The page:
Third-party candidate works hard to get his message across
Political candidates are typically hounded by the media. Reporters scrutinize their lives, campaigns and policies daily. That is unless you're a relative political unknown, third-party candidate with little money in a race where you're given no chance to win.
In that case, the candidate hounds the media.
John Jay Myers, a businessman from Dallas who is running as a Libertarian for U.S. Senate -- and stopped in Tyler Tuesday, is such a candidate.
When ignored by major media outlets recently in another city, Myers, his campaign volunteers and supporters staked out in front of the station until an interview was granted.
"We call that going renegade," he said. The media "decided the race was over after the primary. At least give us a chance to say what we have to say because (the other candidates) don't represent me and I think there are a lot of Texans who feel the same."
Myers, along Libertarian platform lines, believes the answer to less government is personal responsibility; that government shouldn't interfere or intercede in societal questions but that it should spend taxpayer dollars conservatively.
He also said the "other guy," Republican nominee Ted Cruz, who is the favorite to win the seat being vacated by Sen. Kay Bailey Hutchison, is a wolf in sheep's clothing.
Myers said Republican voters had a choice between Cruz and Lt. Gov. David Dewhurst, who he said were aligned with interest groups. Cruz's Tea Party allies already in the Senate, Sen. Paul Ryan, Eric Cantor and the bunch voted for auto and bank bailouts, extending unemployment payments and the Patriot Act, he said.
He points to Cruz's wife, Heidi, who is an executive with Goldman Sachs, which received billions of dollars from the government bailout, as a tie to major bank interests.
"The Tea Party got duped," he said. "Cruz is literally in bed with the banks."
Myers said he wants to focus on policy and giving Texans an alternative vote. He said he has great success spreading his socially liberal, fiscally conservative, personal freedom versus government interference message with individuals but that he doesn't have time to make the rounds or money for mass media buys.
He questions the dismissal of his and Democratic nominee Paul Sadler's campaign by the media and whether it takes a "legitimate" chance to win to warrant media coverage or media coverage to have a chance statewide. Either way, he said, his message is different from the "right or the left."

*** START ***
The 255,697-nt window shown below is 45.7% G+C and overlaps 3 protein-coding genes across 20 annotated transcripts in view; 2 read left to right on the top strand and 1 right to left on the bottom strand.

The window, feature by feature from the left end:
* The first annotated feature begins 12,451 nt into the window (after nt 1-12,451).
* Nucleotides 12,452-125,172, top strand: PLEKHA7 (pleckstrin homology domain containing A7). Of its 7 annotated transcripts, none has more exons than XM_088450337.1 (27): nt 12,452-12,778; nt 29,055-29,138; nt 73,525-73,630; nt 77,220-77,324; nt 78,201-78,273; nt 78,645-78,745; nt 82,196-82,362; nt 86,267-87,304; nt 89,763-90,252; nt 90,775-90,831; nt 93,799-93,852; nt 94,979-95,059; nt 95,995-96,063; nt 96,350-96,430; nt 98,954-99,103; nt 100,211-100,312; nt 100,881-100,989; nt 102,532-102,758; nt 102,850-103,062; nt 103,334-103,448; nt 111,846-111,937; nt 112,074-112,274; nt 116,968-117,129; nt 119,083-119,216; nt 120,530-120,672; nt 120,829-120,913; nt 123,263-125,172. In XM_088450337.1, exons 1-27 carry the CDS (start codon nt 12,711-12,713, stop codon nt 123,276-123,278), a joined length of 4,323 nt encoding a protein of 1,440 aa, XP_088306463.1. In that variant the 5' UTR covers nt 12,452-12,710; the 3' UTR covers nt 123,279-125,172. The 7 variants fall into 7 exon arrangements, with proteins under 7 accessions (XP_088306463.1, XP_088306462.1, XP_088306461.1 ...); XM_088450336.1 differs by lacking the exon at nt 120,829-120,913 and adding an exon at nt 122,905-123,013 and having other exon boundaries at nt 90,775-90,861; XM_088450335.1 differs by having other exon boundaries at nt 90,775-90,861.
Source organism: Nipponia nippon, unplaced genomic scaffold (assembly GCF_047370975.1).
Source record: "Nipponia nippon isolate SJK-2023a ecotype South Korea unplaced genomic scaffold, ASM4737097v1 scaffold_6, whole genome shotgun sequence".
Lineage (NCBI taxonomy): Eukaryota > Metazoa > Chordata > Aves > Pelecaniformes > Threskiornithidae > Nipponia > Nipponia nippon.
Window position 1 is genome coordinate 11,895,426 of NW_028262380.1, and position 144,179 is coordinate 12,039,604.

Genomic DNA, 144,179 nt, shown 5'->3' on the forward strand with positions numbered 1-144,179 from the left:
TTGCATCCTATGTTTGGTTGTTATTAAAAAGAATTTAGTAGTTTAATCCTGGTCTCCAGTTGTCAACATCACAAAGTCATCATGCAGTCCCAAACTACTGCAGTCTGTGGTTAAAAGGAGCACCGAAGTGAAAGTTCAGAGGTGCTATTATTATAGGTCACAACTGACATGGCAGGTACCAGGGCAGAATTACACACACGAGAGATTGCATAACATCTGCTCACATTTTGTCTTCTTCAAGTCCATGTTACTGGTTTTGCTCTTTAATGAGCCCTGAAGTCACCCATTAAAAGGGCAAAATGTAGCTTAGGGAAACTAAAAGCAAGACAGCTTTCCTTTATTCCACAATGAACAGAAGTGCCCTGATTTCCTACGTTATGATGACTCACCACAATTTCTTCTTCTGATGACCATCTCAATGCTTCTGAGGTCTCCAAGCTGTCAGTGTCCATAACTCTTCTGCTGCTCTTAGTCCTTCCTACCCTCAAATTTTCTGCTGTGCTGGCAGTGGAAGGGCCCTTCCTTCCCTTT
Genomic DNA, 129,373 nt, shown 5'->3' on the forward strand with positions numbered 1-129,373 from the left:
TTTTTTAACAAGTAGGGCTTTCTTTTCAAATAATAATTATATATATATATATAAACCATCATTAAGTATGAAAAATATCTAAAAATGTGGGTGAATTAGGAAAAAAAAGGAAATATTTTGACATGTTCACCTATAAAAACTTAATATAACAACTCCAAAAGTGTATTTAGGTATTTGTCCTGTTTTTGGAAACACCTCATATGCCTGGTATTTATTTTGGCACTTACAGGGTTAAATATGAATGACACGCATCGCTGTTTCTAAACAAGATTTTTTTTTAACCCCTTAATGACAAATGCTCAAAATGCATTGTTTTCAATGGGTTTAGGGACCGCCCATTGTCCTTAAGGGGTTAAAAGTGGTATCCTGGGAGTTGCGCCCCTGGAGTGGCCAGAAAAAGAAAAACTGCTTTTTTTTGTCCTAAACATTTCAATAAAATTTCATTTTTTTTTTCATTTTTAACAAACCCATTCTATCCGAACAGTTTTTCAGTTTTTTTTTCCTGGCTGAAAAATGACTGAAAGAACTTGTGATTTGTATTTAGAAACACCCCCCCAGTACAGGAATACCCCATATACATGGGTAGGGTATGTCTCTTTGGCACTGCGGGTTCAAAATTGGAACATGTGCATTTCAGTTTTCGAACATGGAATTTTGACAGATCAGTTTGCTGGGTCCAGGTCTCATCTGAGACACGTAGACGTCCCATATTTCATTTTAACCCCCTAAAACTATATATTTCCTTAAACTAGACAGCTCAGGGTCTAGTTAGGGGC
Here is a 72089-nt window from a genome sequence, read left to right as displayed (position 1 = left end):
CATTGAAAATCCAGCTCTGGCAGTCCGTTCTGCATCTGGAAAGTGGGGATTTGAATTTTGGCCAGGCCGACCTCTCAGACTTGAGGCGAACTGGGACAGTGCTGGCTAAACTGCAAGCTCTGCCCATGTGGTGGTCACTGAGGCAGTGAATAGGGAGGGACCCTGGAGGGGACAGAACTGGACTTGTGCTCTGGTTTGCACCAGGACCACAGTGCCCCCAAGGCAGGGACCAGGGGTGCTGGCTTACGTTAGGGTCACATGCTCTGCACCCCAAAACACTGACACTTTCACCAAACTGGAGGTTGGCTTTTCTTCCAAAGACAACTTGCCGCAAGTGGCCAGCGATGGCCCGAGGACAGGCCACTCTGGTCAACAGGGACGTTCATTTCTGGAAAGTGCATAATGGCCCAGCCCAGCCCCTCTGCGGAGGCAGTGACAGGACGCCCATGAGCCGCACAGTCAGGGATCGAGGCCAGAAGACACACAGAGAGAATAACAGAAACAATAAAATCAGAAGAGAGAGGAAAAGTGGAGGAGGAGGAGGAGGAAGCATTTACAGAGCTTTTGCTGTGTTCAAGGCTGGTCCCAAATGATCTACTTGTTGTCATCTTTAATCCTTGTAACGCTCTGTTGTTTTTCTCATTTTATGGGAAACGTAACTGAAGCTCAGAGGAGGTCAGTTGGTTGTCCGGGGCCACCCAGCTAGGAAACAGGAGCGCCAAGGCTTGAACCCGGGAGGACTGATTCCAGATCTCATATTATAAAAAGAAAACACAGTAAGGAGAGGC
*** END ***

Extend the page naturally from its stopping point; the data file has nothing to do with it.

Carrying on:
"They are selling extremes on both sides and I am a common sense, middle of the road guy," he said. "I think that is where most Texans fall. I just need to reach them."Gay marriage
"I can feel however I want about it but it's not my business," he said. "The right has a big problem. They say they want to return to the Constitution and smaller government but they push and they push that it's the government's business, that (marriage) needs a stamp of government approval. I say get out of it."Military spending
"Our military spends as much as the next 16 countries on the list and 15 of them are our allies. Who are we preparing to fight?" he said. "You're telling me we need a $2 billion warship to stop a guy trying to put explosives in his underwear? It's driven by defense contractors, the Lockheed-Martins and Boeings, who need to sell a product. We spend $1.1 trillion, a third of the budget, on a foreign policy called 'defense' and I call 'offense.'"Marijuana
"It's ridiculous," he said. "We've spent a 40-year drug war putting people in jail for $40,000 a year (per person), and what has it accomplished?"Obamacare
"I would say 'no,'" he said. "The government shouldn't pay for one stitch. It should have no role in health care for individuals."Abortion
"It's a state issue. It's just used by politicians as a wedge issue to divide us," he said. "One thing, I would never vote for a bill that puts a dime toward an abortion because the government should never ask anyone to pay for something they abhor."Patriot Act
"That's the most unpatriotic legislation ever passed," he said.
Election Day is Nov. 6.